Monday, December 19, 2011

Occupy Your Life

Occupy Your Life

If it were up to me the word of the year for 2011 would be Occupy, consistent with Time Magazine's designated Person of the Year: The Protestor.

I fully support and embrace The Occupy Movement and have written my own manifesto of grievances and demands, excerpted below:
Of this we are certain:

1. The system is broken and corrupt and the fix will NOT come from those who created these problems.
2. The status quo will only guarantee and accelerate our demise and as such, is unacceptable.
3. The fix requires a new paradigm; one that values people over profits, and sustainability of life on the planet over unsustainable corporate growth/profits.


We are part of a global movement. It is our responsibility, as American and World Citizens and patriots, to reclaim our democracy and restore world peace, social and environmental justice.


As environmentalist/activist Paul Hawkin said: “The solution will be found in diversity. This movement is humanity’s immune response to resist and heal political disease, economic infection and ecologic corruption caused by ideology.”

Fixing the daunting problems we face will require that we work both within and outside of the system.

(For the purpose of this blog, Occupy Your Life, I will skip to the relevant changes at the personal level that I deem necessary to facilitate and create the global change we need.)

The single greatest thing we can do outside of the system is to unite in our vision, cause efforts, and voice.

Along the way to the revolution, we too have to change. It would be hypocritical to believe and act otherwise. We cannot do business as usual and expect different results and things around us to change. As Gandhi said: “Be the change that you wish to see in the world.”

Things we can do:

1. Make your health a top priority; take personal responsibility for your life and health, to the extent that you are able.
2. Become a critical thinker: actively resist and then analyze ALL information and the source (i.e.: follow the money), rather than passively accepting and absorbing whatever you hear, from whatever source.
3. Learn more and raise your standards of what you demand of yourself.
4. Make your family and your children a top priority; spend time with, and educate, your children.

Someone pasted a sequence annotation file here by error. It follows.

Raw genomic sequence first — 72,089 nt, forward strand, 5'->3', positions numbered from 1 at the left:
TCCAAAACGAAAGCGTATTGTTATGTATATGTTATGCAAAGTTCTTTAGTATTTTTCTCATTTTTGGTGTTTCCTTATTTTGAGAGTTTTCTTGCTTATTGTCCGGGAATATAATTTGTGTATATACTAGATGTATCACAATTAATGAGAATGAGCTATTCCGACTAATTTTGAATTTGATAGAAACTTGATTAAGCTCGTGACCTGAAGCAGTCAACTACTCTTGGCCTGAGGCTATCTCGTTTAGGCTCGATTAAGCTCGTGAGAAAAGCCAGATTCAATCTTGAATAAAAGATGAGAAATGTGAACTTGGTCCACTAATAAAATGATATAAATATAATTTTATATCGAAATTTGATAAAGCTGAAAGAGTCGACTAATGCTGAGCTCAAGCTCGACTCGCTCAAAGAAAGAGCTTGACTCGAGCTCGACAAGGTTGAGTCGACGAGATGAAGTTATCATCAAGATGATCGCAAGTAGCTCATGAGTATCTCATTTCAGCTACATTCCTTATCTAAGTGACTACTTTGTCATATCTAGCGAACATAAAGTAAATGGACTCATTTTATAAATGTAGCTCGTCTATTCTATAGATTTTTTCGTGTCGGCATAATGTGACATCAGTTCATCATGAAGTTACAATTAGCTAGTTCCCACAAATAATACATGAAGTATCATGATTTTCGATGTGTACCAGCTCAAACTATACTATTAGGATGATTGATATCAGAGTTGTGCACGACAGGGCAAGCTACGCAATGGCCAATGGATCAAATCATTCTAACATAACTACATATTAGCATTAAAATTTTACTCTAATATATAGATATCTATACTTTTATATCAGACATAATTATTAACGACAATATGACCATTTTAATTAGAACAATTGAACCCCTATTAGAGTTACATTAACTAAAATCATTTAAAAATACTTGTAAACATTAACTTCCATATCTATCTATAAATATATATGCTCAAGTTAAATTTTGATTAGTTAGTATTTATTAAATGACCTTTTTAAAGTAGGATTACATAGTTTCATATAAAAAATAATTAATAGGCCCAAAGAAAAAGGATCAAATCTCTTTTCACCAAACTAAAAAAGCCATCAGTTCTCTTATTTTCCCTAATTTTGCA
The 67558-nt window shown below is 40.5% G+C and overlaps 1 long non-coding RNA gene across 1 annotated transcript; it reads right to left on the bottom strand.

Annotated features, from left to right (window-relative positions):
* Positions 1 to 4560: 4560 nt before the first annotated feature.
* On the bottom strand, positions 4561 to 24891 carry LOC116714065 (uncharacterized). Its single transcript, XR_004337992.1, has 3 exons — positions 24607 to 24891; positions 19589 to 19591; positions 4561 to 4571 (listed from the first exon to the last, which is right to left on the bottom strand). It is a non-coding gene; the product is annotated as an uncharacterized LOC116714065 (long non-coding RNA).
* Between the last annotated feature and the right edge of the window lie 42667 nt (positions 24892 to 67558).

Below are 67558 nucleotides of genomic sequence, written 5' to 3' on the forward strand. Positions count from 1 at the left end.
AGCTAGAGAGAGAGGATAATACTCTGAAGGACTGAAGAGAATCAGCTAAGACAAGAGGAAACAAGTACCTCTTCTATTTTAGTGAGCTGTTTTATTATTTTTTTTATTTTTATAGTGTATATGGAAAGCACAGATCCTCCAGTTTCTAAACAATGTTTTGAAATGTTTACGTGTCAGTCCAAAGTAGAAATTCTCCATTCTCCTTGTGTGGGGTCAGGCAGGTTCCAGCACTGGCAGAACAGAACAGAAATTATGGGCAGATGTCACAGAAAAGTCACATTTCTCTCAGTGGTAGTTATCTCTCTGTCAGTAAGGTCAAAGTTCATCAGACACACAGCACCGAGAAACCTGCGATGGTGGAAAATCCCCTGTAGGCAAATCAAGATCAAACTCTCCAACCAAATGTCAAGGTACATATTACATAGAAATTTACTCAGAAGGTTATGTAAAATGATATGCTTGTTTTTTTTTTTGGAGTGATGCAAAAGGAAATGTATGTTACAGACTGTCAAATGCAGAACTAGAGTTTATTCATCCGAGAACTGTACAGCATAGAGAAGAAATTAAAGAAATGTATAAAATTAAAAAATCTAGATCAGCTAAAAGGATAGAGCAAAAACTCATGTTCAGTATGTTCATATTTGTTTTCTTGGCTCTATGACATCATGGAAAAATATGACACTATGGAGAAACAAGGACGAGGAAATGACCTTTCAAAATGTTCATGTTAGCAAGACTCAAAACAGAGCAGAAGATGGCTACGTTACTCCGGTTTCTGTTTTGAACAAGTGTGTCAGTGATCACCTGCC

5. Turn off the TV. Stop listening to the propaganda and fear mongering.
6. Create, or join, an employee union.
7. Become a political activist; find and join causes that support humanity and our planet.
8. VOTE! And, vote out all career politicians (more than 10-15 years in office).
9. Socialize: find reasons to unite with people to find commonality.
10. Buy local: support small local businesses and farms.
11. Go green.
12. Plant your own garden and learn how to cook good food. Minimize eating of all crap processed foods.
13. Vote with your dollars. Do not support any corporation or financial institution that undermines our personal and/or financial health and new our world order of We The People.
14. Repeatedly and relentlessly, call and lobby your politicians, at every level, to represent the interests of We the People…and inform them of the consequences of their failure to do so.
15. Generally, as best possible, spend less and save more. Buy within your means. Buy less of what you want, and focus on what you need.

If not me, then who?
If not now, then when?    Hillel

Friday, December 16, 2011

A Doctor's Touch

A Doctor's Touch
One of the most important things in life anyone can have is a caring and competent medical doctor, the likes of Dr. Abraham Verghese, the doctor in this video.
His call for touch, while foreign to medical doctors today, is routine to chiropractors. In fact, it is the origin of the word (from the Greek: cheir- referring to the hand, and praktos, meaning; done by hand).
As a chiropractor I have always been honored and moved by the doctor-patient relationship; the histories and emotions patients share; the trust they place in me, and that they let me touch them, to examine and treat them.
Sadly, for many people, I may be the only other human contact they have that, or any other, day. And, the importance of caring human touch/contact, in our culture, is way undervalued and poorly understood. I know, and am acutely aware, that I too, benefit from that very human contact and connection with my patients.
In early childhood touch could actually be considered a vital nutrient. ”Failure to thrive is a medical condition where an infant/child fails to grow or gain weight appropriately over a consistent period of time. In orphanages, the number one cause of Failure to Thrive is simply a lack of touch, stimulation and love. A child may even die due to missing these essential requirements for growth.
I would suggest that older children and adults also fail to thrive without contact and touch. In fact, research indicates that even owning a pet (which implies contact and touch) helps the elderly live longer. That’s how important touch is!.
Recall the rush of holding the hand of someone you love; the healing touch of your mother's hand when you bumped your head or hurt yourself; the energy that passes between two people in a caring embrace.
We are electro-chemical--energy beings and what passes between us in a touch with good intentions, has very nurturing and healing properties.
It is more than obvious that working with patients goes beyond technology and absolutely requires a healing touch. I feel privileged to be licensed to speak with and to touch people in the context of helping them reclaim their lives by reclaiming their health.